Strong earnings results boost European shares

CRH drives 2% rise on Iseq as banks edge up

Strong earnings results boosted European shares on Wednesday despite fears about the impact of Russia's renewed attack on Ukraine.


Building materials giant and index heavyweight CRH surged 5.84 per cent to €38.625 after predicting that sales and profits would continue growing this year.

A trading statement noted that revenue was up 15 per cent with all divisions performing strongly.

Its shares sparked a 2 per cent rise in the Iseq index of Irish shares, which outperformed most others in Europe on Wednesday.


Insulation specialist Kingspan rose 3.85 per cent to €88.94. Dealers said building stocks were shaking off investors' fears about inflation's impact on the industry.

AIB climbed 6.38 per cent to €2.05. Traders said there was no news driving the shares' growth and noted that its peer, Bank of Ireland, only edged up 0.26 per cent to €6.258. "It's unusual to have such a separation between the two," said one dealer.

Ryanair shed 0.9 per cent to €14.525. Traders noted the airline faces possible strikes in Belgium this weekend.

Packaging group Smurfit Kappa added 2.44 per cent to €39.44 on a good day for its industry generally.


Irish DIY group and builders' merchant Grafton Group climbed 1.8 per cent to 1,016 pence sterling on a good day for construction-linked stocks. Dealers suggested that some inflation fears were easing while Irish giant CRH reported strong results.

Woodies DIY owner Grafton is listed solely in London. The group earns much of its revenue from Britain and Europe.

Packager and Smurfit Kappa rival Mondi gained 2 per cent to 1,472p as that industry also proved popular with investors.

GlaxoSmithKline fell 1.1 per cent to close at 1,740.8p as hundreds of workers voted to strike against the drugmaker's pay raise saying it was well below the rate of inflation.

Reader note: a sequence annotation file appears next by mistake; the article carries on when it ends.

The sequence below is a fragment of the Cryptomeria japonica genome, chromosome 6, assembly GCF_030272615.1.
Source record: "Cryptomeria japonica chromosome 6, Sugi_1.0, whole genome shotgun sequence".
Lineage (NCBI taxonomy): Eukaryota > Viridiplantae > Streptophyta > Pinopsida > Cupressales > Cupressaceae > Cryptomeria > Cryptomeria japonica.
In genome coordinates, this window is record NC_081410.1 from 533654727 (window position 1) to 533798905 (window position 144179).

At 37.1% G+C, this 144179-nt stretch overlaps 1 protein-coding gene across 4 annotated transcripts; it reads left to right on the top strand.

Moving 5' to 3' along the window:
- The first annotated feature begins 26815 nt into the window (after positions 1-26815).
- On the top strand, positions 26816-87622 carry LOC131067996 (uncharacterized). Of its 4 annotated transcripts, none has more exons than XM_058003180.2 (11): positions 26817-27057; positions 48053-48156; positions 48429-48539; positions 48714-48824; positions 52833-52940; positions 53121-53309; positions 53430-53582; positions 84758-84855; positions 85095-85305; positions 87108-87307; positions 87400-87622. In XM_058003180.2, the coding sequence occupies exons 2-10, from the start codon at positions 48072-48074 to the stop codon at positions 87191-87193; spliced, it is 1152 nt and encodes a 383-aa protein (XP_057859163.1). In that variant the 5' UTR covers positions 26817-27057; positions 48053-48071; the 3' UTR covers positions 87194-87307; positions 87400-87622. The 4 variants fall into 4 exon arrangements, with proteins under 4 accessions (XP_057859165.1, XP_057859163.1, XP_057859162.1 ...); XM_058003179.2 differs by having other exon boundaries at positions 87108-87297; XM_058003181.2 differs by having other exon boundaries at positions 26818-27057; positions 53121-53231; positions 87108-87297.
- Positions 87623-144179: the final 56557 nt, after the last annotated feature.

Miners were collectively down 2.6 per cent as Rio Tinto fell 4.8 per cent to 5,850p after reporting lower iron ore shipments in the first quarter and warning of risks from inflation, China's pandemic-related lockdowns and the Ukraine war.

Just Eat Takeaway added 2.1 per cent to 2,217.5p after saying it is in talks for a possible sale of its US arm Grubhub and reported quarterly results.


Danone jumped 5.8 per cent to €55.66 after the French food group posted stronger quarterly sales growth and maintained its 2022 targets.

Brewer Heineken rose 5.2 per cent to €93.94 on a sharper rise in quarterly beer sales, allowing the Dutch giant to stick to its 2022 forecast.

The Stoxx 600 has declined more than 5 per cent so far this year, with tech stocks losing 20 per cent. Commodity-linked stocks surged by the same measure on rising prices.

Profits for European companies are expected to have grown by 25 per cent in the three months to end-March, a much lower pace compared with the 60-150 per cent rates of 2021 with outlook for the rest of 2022 being the big question for investors as inflation surges to record highs.

Data on Wednesday showed German producer prices rose 30.9 per cent on the year in March, reflecting the effects of the Ukraine conflict.

Credit Suisse slipped 1.7 per cent to 7.17 francs after the Swiss bank said it expects a first-quarter net loss and higher negative impacts from Russia's invasion of Ukraine.

France's CAC 40 gained 1.4 per cent ahead of a key debate between presidential candidates Emmanuel Macron and Marine Le Pen before Sunday's run-off vote. Polls predict a Macron win.


The tech-heavy Nasdaq fell on Wednesday as streaming giant Netflix slumped after shedding subscribers for the first time in a decade, stoking worries among investors about their bets on high-growth companies set to report results. Netflix plunged 36.6 per cent and was set for its worst day since October 2004 as it blamed inflation, the Ukraine war and fierce competition for the subscriber loss and predicted deeper losses ahead.

Megacap stocks including Amazon. com, Tesla and Meta Platforms fell between 2.3 per cent and 5.3 per cent, while streaming peers Walt Disney, Roku and Warner Bros Discovery dropped between 4.5 per cent and 8.3 per cent. – Additional reporting: Reuters

Barry O'Halloran

Barry O'Halloran

Barry O’Halloran covers energy, construction, insolvency, and gaming and betting, among other areas